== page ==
Annals of Human Genetics

Mitochondrial DNA variability in Poles and Russians

B. A.  MALYARCHUK  a1 c1, T.  GRZYBOWSKI  a2, M. V.  DERENKO  a1 c2, J.  CZARNY  a2, M.  WOZNIAK  a2 and D.  MISCICKA-SLIWKA  a2
a1 Institute of Biological Problems of the North, Russian Academy of Sciences, Portovaya str. 18, 685000 Magadan, Russia
a2 The Ludwik Rydygier University School of Medical Sciences, Forensic Medicine Institute, ul. Sklodowskiej-Curie 9, 85-094 Bydgoszcz, Poland


Mitochondrial DNA (mtDNA) sequence variation was examined in Poles (from the Pomerania-Kujawy region; n = 436) and Russians (from three different regions of the European part of Russia; n = 201), for which the two hypervariable segments (HVS I and HVS II) and haplogroup-specific coding region sites were analyzed. The use of mtDNA coding region RFLP analysis made it possible to distinguish parallel mutations that occurred at particular sites in the HVS I and II regions during mtDNA evolution. In total, parallel mutations were identified at 73 nucleotide sites in HVS I (17.8%) and 31 sites in HVS II (7.73%). The classification of mitochondrial haplotypes revealed the presence of all major European haplogroups, which were characterized by similar patterns of distribution in Poles and Russians. An analysis of the distribution of the control region haplotypes did not reveal any specific combinations of unique mtDNA haplotypes and their subclusters that clearly distinguish both Poles and Russians from the neighbouring European populations. The only exception is a novel subcluster U4a within subhaplogroup U4, defined by a diagnostic mutation at nucleotide position 310 in HVS II. This subcluster was found in common predominantly between Poles and Russians (at a frequency of 2.3% and 2.0%, respectively) and may therefore have a central-eastern European origin.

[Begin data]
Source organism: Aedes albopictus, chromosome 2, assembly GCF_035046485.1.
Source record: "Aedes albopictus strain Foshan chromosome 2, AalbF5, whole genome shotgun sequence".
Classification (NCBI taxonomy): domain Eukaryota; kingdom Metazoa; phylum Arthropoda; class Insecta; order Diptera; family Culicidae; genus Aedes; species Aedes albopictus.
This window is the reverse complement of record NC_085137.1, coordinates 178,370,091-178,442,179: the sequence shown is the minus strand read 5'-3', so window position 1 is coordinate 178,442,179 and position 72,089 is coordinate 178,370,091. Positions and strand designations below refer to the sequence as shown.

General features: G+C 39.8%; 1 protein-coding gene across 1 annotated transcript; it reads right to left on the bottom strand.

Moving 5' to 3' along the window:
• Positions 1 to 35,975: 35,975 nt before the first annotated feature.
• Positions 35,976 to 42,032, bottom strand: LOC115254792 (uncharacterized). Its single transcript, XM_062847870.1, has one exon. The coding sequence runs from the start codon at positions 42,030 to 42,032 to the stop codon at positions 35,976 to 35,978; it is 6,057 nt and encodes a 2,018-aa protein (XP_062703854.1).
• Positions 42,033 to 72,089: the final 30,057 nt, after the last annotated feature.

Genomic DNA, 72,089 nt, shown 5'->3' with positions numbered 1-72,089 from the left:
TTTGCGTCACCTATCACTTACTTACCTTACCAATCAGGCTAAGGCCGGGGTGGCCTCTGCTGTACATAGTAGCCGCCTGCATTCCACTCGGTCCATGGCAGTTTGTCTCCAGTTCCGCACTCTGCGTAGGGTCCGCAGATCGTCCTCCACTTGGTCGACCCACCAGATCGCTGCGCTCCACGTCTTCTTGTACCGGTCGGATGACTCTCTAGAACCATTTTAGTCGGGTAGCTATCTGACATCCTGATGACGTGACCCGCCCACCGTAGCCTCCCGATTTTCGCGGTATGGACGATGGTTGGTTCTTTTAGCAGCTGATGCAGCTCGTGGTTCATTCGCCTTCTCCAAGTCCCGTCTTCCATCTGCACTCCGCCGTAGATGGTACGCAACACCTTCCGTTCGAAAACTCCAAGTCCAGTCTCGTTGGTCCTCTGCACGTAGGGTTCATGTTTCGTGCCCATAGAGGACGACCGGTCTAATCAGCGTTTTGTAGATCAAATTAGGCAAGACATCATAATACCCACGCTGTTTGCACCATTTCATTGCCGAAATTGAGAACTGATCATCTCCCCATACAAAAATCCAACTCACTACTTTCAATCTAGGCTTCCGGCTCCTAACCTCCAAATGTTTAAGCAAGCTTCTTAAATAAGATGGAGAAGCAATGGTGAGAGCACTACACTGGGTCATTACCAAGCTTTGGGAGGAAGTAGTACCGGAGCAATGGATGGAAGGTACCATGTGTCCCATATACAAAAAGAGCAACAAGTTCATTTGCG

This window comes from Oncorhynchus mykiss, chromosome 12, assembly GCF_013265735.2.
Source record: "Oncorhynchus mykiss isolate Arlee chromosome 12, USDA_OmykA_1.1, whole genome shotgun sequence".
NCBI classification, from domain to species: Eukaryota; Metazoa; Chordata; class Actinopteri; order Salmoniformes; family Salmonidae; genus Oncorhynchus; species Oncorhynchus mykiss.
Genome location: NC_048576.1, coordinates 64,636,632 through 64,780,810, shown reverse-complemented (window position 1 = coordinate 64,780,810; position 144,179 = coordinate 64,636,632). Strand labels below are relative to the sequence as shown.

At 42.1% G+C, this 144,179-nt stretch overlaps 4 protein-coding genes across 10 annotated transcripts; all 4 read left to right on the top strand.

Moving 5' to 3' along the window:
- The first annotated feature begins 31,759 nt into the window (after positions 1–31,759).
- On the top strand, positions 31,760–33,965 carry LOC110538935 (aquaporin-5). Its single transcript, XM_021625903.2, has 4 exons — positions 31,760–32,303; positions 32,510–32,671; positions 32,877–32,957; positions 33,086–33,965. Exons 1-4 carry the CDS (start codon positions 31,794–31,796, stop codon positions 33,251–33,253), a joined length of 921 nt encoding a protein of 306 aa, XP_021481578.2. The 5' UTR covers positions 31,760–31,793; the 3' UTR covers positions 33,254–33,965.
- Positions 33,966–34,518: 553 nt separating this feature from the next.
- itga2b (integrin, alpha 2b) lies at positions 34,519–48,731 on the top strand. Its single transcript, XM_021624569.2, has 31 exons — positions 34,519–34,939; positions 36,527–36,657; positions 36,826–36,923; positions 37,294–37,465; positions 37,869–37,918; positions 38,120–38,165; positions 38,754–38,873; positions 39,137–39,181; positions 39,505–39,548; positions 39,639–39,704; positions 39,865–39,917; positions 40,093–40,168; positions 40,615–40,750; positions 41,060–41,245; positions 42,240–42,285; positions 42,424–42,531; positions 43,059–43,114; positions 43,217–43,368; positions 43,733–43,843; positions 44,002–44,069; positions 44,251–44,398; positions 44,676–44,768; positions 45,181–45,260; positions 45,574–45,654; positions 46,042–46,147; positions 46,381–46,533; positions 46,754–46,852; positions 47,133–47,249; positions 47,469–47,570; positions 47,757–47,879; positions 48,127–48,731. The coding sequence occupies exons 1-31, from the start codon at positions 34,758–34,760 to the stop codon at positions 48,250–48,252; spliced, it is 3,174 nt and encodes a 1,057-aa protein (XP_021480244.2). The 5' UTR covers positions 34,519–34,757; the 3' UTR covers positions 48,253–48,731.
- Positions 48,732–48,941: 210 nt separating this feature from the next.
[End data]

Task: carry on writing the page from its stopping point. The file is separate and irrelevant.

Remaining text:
(Received February 11 2002)
(Accepted April 11 2002)

c1 Correspondence: Dr Boris A. Malyarchuk, Genetics Laboratory, Institute of Biological Problems of the North, Portovaya str., 18, 685000 Magadan, Russia. Tel/Fax: 7 41322 34463.
c2 E-mail: